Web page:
Suicide is a tricky subject to talk about with teens. According to the Centers for Disease Control, in 2021, one person died by suicide every 11 minutes in the United States. Recent reports show that suicides have actually increased since then. There's a good chance that your teen either has known someone who died by suicide, attempted suicide, or will complete suicide in the future. The big question is how can you help your child process this?
Prevalence and Impact of Teen Suicide
My older teenage son has been hit by this situation twice now since the pandemic started. The first was a long-time childhood friend who was only a year older than he was and whose family we were very close to. She died by suicide in December 2021. Recently, my older son's employer took his life unexpectedly. And both deaths hit my son differently. Both left him with questions that were hard to navigate.
The more recent one also brought up survivor's guilt because he saw this person so often and looked up to him as a mentor, and he said that he wished he could have known how much pain he was in so he could have done something about it. There were some things that we were able to do for his employer's family that helped my son with closure. That's really all that can be done. The hard truth is that if someone is so depressed, so lost, unless you are right there in the moment and can intervene, it's hard to prevent someone from following through with their suicide.
The death of someone who otherwise seems healthy and young is hard for us to wrap our brains around sometimes. We have so many questions. So how can you help your teen if they are faced with this?
Supporting Teens in Processing Grief and Survivor's Guilt
First, don't be afraid to talk about what happened. Your teen needs to process this. Your teen may be confused, angry, sad, anxious, or all of the above. It may trigger them to think about their own thoughts of self-harm. Talking with these teens is actually a great way to start the conversation about whether they need to talk to a therapist or not. It can help them with opening up and learning new coping skills, and it lets them know that you are there for them no matter what. The best person for your teen to talk to about these feelings is you or another trusted adult rather than posting about it on social media.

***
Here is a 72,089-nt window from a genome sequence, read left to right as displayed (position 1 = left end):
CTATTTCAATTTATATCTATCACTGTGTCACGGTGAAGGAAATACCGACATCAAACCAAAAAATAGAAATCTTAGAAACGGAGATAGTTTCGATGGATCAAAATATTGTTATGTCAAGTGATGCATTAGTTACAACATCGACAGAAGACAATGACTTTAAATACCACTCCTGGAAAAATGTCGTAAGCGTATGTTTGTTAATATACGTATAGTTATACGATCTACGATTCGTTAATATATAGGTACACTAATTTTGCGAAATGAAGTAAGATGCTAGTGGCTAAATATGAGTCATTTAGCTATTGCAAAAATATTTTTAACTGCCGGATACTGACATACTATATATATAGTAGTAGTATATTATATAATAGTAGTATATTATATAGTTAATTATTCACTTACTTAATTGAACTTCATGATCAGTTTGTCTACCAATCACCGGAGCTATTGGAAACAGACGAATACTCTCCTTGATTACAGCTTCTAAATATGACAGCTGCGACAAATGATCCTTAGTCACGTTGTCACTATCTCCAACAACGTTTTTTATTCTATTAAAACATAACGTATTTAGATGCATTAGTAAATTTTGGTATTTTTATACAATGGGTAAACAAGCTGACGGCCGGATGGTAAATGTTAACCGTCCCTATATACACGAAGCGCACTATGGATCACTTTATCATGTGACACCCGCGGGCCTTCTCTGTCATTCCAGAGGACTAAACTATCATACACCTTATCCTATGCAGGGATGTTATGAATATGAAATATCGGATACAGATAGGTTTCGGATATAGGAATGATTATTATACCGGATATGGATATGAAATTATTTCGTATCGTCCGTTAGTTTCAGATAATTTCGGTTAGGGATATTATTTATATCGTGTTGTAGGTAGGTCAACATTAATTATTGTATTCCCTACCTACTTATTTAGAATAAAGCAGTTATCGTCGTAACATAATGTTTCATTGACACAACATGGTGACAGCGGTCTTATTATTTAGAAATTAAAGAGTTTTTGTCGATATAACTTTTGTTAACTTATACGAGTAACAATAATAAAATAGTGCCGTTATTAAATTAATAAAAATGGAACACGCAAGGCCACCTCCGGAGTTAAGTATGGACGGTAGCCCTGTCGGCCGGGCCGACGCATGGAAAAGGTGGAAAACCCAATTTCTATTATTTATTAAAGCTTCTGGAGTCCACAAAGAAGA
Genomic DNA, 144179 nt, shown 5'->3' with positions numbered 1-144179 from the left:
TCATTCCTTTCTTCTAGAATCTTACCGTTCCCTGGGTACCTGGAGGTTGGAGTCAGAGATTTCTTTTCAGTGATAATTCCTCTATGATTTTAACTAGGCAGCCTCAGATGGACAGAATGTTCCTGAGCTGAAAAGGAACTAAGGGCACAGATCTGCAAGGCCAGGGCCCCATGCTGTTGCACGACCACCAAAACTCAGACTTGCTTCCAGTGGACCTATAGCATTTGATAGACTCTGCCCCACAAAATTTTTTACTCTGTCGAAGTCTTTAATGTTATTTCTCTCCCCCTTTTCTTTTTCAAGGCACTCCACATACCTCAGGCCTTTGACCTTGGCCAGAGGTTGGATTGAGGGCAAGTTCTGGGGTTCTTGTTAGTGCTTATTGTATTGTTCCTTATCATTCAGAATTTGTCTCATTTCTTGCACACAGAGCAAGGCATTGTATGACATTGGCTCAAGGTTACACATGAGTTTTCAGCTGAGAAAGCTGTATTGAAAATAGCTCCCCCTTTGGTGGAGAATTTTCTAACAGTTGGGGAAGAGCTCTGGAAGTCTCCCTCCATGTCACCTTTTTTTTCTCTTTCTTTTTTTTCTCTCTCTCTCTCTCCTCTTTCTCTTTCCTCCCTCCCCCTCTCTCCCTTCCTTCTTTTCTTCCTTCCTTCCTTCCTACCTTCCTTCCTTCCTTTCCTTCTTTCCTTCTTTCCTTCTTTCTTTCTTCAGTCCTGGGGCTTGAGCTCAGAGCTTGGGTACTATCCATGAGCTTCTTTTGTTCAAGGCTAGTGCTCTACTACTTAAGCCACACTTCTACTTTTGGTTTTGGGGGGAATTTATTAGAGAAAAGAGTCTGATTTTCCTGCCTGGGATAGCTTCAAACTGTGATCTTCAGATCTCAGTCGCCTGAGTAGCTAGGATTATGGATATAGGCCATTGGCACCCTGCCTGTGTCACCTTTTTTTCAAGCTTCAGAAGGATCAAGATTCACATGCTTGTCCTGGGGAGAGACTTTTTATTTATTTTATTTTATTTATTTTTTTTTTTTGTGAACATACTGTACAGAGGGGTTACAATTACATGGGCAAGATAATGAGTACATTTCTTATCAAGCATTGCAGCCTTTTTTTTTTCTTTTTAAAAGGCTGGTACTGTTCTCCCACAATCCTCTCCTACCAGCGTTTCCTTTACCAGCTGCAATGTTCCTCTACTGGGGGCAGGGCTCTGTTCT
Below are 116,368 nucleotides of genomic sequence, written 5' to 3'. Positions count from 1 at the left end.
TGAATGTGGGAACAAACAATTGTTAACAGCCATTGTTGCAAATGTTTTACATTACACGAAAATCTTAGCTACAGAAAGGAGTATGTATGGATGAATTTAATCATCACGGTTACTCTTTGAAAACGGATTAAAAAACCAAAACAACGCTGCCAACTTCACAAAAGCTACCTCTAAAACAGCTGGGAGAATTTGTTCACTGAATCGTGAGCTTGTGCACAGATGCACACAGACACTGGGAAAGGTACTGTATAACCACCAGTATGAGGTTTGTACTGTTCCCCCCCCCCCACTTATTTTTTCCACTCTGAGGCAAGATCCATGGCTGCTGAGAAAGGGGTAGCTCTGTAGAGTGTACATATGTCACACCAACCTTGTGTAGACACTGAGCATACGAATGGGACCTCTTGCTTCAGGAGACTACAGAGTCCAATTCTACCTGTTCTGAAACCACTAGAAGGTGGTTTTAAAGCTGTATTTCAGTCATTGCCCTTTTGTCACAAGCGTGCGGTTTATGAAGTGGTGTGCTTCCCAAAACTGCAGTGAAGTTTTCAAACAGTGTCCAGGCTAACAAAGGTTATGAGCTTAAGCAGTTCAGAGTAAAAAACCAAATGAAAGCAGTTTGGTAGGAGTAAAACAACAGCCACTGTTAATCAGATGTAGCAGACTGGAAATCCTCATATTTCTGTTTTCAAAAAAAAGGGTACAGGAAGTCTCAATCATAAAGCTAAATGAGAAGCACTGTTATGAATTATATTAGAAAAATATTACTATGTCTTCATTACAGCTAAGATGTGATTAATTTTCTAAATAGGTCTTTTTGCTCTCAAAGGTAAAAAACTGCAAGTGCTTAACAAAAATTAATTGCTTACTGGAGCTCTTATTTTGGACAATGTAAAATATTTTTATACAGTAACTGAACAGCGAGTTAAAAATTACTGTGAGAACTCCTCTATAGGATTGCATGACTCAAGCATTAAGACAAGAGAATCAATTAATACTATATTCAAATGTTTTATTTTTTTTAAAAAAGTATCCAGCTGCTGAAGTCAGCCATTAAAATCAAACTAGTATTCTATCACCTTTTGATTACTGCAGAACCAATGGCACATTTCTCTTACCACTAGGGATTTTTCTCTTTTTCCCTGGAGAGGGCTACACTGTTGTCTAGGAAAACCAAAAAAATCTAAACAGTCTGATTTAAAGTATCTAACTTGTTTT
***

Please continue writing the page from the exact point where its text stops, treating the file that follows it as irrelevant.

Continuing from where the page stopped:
Next, help your teen process all of those emotions. Let them cry. Let them scream. Let them talk and let them ask questions. Let them go through the grieving process, and if they need some space, let them know that you are there for them. If they are more clingy, let them stay by you. Use age-appropriate language and be honest with them about the details surrounding the suicide, but don't hyperfocus on them. Validate that what they are feeling is totally normal and let them know what the other person did is not their fault.
Again, that survivor's grief is real. Teens deep down want to help others. Having a friend die by suicide can really rock their world and make them feel numb for a bit.
Seeking Help and Resources for Suicide Prevention
Like most teens, my son was not immune to mental health challenges during the pandemic. We have seen a big increase in suicidal thoughts in high school kids specifically. According to the Youth Risk Behavior Survey put out by the Centers for Disease Control and Prevention, girls were more affected than boys. The percentage of female high school students who seriously considered suicide rose from 24% to 30% between 2019 and 2021. While suicide is the 11th leading cause of death overall in the United States, the report shows that it comes in as number 3 for the leading cause of death among high school students between the ages of 14 and 18.
If you, your teen, a friend, or a loved one has thoughts of suicide, call the Suicide and Crisis Lifeline at 988 to get help 24 hours a day, 7 days a week. Suicide is not reversible. Look out for your teen and for each other.
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